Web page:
Cathartic Christmas tale is cabaret jewel

December 5, 2001.By Graydon Royce, Star Tribune.

“We came last year, and we’re going to make this a tradition,” a theatergoer told Tod Petersen on Saturday night as the actor handed cookies to patrons leaving Theater Latté Da’s “A Christmas Carole Petersen.”

My feelings mirrored the happy matron’s, and I’ve spent more than a few minutes since leaving the Loring Playhouse wondering why this slight 75-minute cabaret dazzles my heart. Too much intellectual analysis starves the spirit, but it also begins to unravel some of the deep chords struck by Petersen and co-creator Peter Rothstein.

Christmas has morphed into many dimensions, but one of its strongest bass lines is family dynamics. Even folks estranged from their emotions about the holiday probably are in that condition because family relationships dredge up primitive raw feelings that rule our psyches.

Dickens’ “A Christmas Carol,” after all, is about how Scrooge’s tortured conscience produces a frightful evening that ends with his own redemption. Petersen has framed this winsome evening as his own Scrooge story – a cathartic trip through rumination, alienation and eventual rapprochement with his family through the prism of Christmas.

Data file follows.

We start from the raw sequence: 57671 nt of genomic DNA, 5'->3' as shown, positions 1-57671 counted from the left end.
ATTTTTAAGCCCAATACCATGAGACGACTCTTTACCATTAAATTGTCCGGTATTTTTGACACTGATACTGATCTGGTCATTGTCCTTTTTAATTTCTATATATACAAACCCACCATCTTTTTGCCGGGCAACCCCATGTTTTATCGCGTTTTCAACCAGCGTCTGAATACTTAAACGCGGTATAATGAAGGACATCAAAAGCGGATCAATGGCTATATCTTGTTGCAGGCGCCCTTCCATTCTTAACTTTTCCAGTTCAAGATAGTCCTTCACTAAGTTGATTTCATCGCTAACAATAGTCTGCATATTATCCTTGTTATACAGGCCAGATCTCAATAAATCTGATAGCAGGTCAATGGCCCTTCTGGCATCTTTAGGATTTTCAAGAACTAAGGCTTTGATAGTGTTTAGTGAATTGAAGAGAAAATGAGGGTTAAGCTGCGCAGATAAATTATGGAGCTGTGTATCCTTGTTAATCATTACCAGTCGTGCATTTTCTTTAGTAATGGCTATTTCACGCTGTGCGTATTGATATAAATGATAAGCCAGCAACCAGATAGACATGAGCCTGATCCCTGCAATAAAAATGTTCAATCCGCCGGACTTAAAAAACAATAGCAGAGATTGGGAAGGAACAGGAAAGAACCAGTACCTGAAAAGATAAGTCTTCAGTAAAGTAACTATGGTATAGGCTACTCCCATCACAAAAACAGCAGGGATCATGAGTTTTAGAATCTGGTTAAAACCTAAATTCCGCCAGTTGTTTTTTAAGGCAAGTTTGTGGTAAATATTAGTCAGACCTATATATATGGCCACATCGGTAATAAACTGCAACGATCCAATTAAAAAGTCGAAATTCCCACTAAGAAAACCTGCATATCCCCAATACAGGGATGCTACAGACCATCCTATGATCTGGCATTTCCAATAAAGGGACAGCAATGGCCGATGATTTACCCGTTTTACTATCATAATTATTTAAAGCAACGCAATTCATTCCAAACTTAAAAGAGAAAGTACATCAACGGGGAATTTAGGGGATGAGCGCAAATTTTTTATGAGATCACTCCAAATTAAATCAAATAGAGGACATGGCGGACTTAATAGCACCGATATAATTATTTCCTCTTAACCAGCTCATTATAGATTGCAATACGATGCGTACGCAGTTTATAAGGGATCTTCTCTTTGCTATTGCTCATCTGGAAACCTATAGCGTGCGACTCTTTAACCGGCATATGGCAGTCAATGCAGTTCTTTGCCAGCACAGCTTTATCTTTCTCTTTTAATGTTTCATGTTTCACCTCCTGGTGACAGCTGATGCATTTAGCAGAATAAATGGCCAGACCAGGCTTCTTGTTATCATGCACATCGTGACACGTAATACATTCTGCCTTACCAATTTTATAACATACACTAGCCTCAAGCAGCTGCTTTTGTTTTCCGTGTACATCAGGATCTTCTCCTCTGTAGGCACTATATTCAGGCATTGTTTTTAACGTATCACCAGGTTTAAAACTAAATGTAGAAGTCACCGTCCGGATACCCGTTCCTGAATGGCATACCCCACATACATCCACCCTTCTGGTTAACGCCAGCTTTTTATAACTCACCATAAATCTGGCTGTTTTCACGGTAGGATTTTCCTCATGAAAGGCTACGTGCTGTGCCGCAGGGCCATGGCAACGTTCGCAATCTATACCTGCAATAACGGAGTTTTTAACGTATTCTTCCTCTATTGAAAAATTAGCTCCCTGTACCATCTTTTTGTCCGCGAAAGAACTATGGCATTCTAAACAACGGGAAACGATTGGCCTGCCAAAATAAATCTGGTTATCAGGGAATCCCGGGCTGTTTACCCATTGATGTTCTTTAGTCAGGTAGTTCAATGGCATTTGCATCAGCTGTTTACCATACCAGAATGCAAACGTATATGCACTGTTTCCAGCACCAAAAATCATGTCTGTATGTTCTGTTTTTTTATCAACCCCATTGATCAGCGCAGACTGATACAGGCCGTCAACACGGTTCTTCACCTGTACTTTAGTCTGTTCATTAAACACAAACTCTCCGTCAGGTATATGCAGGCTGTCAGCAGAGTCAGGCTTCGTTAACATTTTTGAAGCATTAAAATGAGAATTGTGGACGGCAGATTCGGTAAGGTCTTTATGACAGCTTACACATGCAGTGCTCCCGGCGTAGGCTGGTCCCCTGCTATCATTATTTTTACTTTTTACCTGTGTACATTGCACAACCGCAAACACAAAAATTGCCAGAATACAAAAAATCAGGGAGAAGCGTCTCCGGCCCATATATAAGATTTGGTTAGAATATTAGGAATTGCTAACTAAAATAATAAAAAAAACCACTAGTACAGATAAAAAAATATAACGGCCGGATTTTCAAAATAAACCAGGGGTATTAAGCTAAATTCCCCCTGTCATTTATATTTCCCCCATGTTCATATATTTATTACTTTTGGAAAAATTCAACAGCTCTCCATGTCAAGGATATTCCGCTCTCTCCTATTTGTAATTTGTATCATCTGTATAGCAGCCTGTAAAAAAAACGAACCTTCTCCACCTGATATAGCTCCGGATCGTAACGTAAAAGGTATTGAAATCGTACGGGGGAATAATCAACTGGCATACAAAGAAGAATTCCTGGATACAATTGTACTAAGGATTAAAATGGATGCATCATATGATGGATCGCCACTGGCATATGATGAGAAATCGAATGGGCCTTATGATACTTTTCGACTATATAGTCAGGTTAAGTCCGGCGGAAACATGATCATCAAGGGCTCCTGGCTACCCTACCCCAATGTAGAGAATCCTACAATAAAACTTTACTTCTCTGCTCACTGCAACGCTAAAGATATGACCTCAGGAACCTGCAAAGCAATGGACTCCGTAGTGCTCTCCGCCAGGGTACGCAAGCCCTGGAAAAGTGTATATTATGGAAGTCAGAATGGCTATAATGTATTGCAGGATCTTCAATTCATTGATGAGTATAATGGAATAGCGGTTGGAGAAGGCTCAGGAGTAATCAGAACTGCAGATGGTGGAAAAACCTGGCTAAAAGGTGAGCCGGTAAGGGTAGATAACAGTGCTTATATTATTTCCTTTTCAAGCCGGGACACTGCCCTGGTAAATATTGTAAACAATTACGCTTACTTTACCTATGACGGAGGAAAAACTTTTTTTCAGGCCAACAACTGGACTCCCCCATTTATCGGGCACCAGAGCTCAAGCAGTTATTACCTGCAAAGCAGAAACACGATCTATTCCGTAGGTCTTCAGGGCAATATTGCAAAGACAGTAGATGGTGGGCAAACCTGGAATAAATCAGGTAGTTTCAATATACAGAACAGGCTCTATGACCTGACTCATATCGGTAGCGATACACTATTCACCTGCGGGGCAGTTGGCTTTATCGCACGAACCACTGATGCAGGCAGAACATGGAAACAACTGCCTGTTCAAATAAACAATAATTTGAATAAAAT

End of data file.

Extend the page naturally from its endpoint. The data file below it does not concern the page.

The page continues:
Ok enough from Dr. Freud.

Petersen seldom takes himself that seriously in this sweet tale – from the time he is cast as the youngest member of the Mankato Community Center’s production of “A Christmas Carol” to his protestations as a 43-year-old whose mother still insists, “Open your present from Santa.” Why does she persist in this make-believe? “Because it brings me joy. Besides, isn’t that what you do in the theater? Make-believe?”

Nasally juvenile as his childhood self, prissy as his mother and confident as an adult, Petersen finds the obvious genius in recounting memories of ordinary moments – the kind we all have – and spinning in bits of glitter along the way.

When, as a kindergartner, he walks into the community center for that first rehearsal, he is stunned to see Scrooge in cowboy boots and a leather vest. Where at the costume? Why are people walking around with scripts? He is shocked to realize that the snow is fake. He somehow thought they could make it really snow in the community center. With childlike mirth, Petersen brings alive the mind of a 5-year-old.

To this homespun frolic, co-creator Rothstein has added the sublime voices of Jonathan Rayson, Jennifer Grimm and David Anderson, who sing an eclectic bunch of songs that reflect Petersen’s Christmas moods as he moves through the evening. Woven together, their songs and Petersen’s honesty make this a cherished if frothy sendup of what Christmas means to the family.